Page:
The New Yorker: “Kattekoppen” by Will Mackin

130311_2013_p154March 11, 2013: “Kattekoppen” by Will Mackin

Stories about war are very hard to pull off, I think. This one’s not bad, although I have to say I wasn’t really feeling the emotional truth of it, something that I look for after reading Tim O’Brien’s story, “How to Tell a True War Story.” (On the other hand, please read the Q&A with Will Mackin, where the author DOES deliver some emotional truth.)

What I like most about this story is the use of the “kattekoppen,” a sort of Dutch licorice in the shape of cat faces, that the point of view character uses to mask the smell of death on a mission to recover the bodies of two soldiers. This candy tastes awful, but it’s the only way he can tolerate the stench. The rest of the story, which deals with various patrols and tactics for attempting to accurately deliver howitzer fire, doesn’t do a whole lot for me.

The Q&A makes a point of telling us that this is the author’s first public fiction and that he owes a debt of gratitude to George Saunders (a frequent contributor to the magazine). What do you suppose the editor is suggesting there?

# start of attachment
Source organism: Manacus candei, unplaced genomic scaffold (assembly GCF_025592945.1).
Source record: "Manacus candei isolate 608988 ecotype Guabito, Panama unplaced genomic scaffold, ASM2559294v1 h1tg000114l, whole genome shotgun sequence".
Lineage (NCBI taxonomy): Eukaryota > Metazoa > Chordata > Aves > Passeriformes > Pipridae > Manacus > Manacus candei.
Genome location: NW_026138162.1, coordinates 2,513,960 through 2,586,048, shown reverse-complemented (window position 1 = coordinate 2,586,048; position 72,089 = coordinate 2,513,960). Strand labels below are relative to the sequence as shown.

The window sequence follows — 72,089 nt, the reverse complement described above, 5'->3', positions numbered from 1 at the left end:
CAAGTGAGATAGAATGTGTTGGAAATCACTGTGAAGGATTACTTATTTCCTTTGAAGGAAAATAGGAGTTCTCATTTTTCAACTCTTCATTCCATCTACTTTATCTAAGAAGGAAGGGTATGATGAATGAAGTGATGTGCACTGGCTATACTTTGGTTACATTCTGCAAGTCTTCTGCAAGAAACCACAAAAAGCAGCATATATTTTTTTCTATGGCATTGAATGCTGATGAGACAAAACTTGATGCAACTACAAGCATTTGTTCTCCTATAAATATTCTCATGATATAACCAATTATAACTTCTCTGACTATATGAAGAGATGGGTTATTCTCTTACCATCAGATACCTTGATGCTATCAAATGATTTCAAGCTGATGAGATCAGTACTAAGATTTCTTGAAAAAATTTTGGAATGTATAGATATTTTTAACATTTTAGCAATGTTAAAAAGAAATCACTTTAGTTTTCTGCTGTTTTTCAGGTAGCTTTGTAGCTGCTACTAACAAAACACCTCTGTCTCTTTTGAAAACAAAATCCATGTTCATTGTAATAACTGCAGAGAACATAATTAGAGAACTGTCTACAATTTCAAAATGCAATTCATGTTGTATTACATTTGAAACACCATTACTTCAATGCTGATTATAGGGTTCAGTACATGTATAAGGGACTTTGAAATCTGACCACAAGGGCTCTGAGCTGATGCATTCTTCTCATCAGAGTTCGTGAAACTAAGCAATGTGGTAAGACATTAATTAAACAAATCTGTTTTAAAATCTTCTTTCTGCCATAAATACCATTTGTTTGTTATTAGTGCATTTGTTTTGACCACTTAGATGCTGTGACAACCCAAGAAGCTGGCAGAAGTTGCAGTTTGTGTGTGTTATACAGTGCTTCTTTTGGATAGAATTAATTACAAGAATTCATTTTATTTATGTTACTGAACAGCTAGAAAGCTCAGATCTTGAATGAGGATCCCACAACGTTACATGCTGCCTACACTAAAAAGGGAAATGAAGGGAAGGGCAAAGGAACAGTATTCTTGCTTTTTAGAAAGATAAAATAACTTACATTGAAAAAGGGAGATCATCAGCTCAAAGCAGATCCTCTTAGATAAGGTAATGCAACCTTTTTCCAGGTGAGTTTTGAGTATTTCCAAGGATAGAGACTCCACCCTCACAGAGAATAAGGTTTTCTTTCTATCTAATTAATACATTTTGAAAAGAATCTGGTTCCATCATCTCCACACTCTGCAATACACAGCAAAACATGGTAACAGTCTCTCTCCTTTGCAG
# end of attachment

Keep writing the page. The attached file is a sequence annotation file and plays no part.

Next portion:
1 thought on “The New Yorker: “Kattekoppen” by Will Mackin”

  1. This story really worked for me, gripping and funny. The deadpan delivery and dark humor suits a situation that is too awful to imagine or bear; I could feel the horror beneath. And the “pink” paragraph was original yet so simple–made me jealous! Not sure about the name dropping in the author interview….

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